The Secret Service said it would forbid attendees to carry firearms at the Republican National Convention in Cleveland in July, neutralizing an effort by gun rights advocates that had put pressure on the candidates to take a side on the issue.
"Only authorized law enforcement personnel working in conjunction with the Secret Service for a particular event may carry a firearm inside of the protected site," Kevin Dye, a spokesman for the agency, said in a statement Tuesday.
The debate over whether to permit guns at the Quicken Loans Arena in the second-largest city in Ohio flared in the past week after an online petition appeared on Change.org, taking issue with the arena's anti-weapons policy in a state that allows "open carry" of firearms.
"This is a direct affront to the Second Amendment and puts all attendees at risk," said the petition, which had gathered more than 50,000 signatures by Tuesday morning.
(The origins of the petition remain murky, but a CBS News report linked it to a liberal activist who said it had been intended as satire.)
As momentum over the issue grew, the Republican candidates faced increasing pressure to take a position.
Appearing on ABC's "This Week" Sunday, Donald Trump, the GOP front-runner, said that he had yet to review the petition, but added that delegates risked becoming "sitting ducks, utterly helpless against evildoers and criminals."
He said he was a "very, very strong person for the Second Amendment."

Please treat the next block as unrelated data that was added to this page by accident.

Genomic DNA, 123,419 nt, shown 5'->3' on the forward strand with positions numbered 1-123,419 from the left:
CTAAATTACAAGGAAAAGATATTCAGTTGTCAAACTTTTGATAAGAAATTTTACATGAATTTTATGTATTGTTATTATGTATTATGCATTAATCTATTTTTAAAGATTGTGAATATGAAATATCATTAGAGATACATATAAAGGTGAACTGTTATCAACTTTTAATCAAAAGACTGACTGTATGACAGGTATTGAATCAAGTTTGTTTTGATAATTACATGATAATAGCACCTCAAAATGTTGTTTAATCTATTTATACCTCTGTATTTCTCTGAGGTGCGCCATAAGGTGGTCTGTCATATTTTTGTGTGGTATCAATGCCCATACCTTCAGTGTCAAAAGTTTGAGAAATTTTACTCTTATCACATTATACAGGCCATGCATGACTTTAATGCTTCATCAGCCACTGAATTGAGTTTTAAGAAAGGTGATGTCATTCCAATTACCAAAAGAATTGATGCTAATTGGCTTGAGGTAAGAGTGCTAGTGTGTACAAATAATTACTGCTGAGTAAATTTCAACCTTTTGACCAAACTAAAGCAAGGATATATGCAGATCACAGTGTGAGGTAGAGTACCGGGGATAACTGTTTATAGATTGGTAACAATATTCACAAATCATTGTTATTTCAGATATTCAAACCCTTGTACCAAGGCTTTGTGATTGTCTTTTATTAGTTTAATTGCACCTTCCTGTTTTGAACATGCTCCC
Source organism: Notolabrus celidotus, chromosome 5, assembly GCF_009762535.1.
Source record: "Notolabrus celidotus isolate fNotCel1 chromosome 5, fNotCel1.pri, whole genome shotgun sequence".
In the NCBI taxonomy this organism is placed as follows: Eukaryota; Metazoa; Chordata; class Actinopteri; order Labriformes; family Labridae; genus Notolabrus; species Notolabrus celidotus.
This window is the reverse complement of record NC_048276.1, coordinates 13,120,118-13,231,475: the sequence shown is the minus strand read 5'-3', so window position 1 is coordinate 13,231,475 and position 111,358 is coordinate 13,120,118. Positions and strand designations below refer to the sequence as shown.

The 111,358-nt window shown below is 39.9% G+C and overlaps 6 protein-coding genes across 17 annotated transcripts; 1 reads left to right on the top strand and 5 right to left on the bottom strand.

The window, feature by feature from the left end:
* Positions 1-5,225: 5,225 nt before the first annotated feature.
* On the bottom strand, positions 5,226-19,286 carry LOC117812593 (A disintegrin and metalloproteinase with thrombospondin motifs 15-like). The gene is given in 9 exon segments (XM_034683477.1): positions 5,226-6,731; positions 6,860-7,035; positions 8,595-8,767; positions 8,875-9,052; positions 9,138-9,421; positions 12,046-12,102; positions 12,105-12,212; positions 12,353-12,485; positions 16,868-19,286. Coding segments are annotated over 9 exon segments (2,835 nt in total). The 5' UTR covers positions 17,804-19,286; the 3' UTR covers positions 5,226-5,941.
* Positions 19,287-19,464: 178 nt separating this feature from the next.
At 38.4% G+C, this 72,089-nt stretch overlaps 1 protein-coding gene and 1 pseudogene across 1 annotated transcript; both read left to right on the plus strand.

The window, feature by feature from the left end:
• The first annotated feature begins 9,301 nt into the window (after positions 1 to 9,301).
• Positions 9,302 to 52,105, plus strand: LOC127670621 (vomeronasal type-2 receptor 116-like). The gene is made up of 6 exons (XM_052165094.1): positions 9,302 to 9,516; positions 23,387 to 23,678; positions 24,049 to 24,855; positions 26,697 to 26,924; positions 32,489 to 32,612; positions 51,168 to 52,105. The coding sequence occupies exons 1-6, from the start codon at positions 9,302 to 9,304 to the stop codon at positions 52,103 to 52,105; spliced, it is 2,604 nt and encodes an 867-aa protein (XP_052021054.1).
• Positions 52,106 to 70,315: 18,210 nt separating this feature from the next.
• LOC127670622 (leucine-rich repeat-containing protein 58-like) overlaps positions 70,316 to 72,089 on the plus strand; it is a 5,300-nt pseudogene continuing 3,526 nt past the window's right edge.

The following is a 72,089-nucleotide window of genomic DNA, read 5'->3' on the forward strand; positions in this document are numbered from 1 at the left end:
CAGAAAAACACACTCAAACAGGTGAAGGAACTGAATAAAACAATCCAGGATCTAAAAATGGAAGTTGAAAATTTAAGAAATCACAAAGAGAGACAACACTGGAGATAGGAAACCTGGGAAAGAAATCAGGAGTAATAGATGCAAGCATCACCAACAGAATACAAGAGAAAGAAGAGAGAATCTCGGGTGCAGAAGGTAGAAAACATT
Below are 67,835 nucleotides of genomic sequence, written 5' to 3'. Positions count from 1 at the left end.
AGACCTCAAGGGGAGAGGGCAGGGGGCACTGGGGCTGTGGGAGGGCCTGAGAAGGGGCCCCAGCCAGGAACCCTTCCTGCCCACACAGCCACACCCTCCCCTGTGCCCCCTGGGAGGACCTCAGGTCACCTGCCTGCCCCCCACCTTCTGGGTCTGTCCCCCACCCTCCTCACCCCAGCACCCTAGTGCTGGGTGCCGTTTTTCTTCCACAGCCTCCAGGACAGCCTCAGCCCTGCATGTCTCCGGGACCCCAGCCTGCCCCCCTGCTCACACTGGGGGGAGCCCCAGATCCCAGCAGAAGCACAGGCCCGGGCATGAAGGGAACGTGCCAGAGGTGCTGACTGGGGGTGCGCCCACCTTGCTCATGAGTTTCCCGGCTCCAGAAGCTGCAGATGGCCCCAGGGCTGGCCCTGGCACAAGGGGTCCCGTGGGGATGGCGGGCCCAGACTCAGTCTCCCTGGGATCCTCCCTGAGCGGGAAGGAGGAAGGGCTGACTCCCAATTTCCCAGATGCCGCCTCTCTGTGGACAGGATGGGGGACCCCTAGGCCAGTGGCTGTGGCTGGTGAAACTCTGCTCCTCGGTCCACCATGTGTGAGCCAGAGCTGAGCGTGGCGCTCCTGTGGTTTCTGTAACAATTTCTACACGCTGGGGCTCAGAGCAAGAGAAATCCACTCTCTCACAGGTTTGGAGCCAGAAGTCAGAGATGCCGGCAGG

The other Republican contenders, Sen. Ted Cruz of Texas and Gov. John Kasich of Ohio, have not commented on the petition, but Cruz has been a vocal opponent of gun-free zones. Messages left with their campaigns Tuesday were not immediately answered.
The fight against gun-free zones has been propelled by Republicans in recent years partly as a response to the drumbeat of mass shootings in the United States. Gun rights advocates have pushed a "good guy with a gun" argument: that licensed gun owners could save lives during such shootings.
Trump, who has a wide lead in the delegate count and is under Secret Service protection, said in January that he would eliminate gun-free zones on "my first day" in the White House.
Among the latest battlegrounds is Texas, where a law was approved last year to allow licensed gun owners to carry them in buildings at state universities, setting off protests by some faculty members and student groups.
The Secret Service said Tuesday that it had the authority to ban guns from sites visited by presidential candidates under its protection.
A perimeter would be set up outside the arena during the convention — July 18-21 — which "individuals determined to be carrying firearms will not be allowed past," Dye said.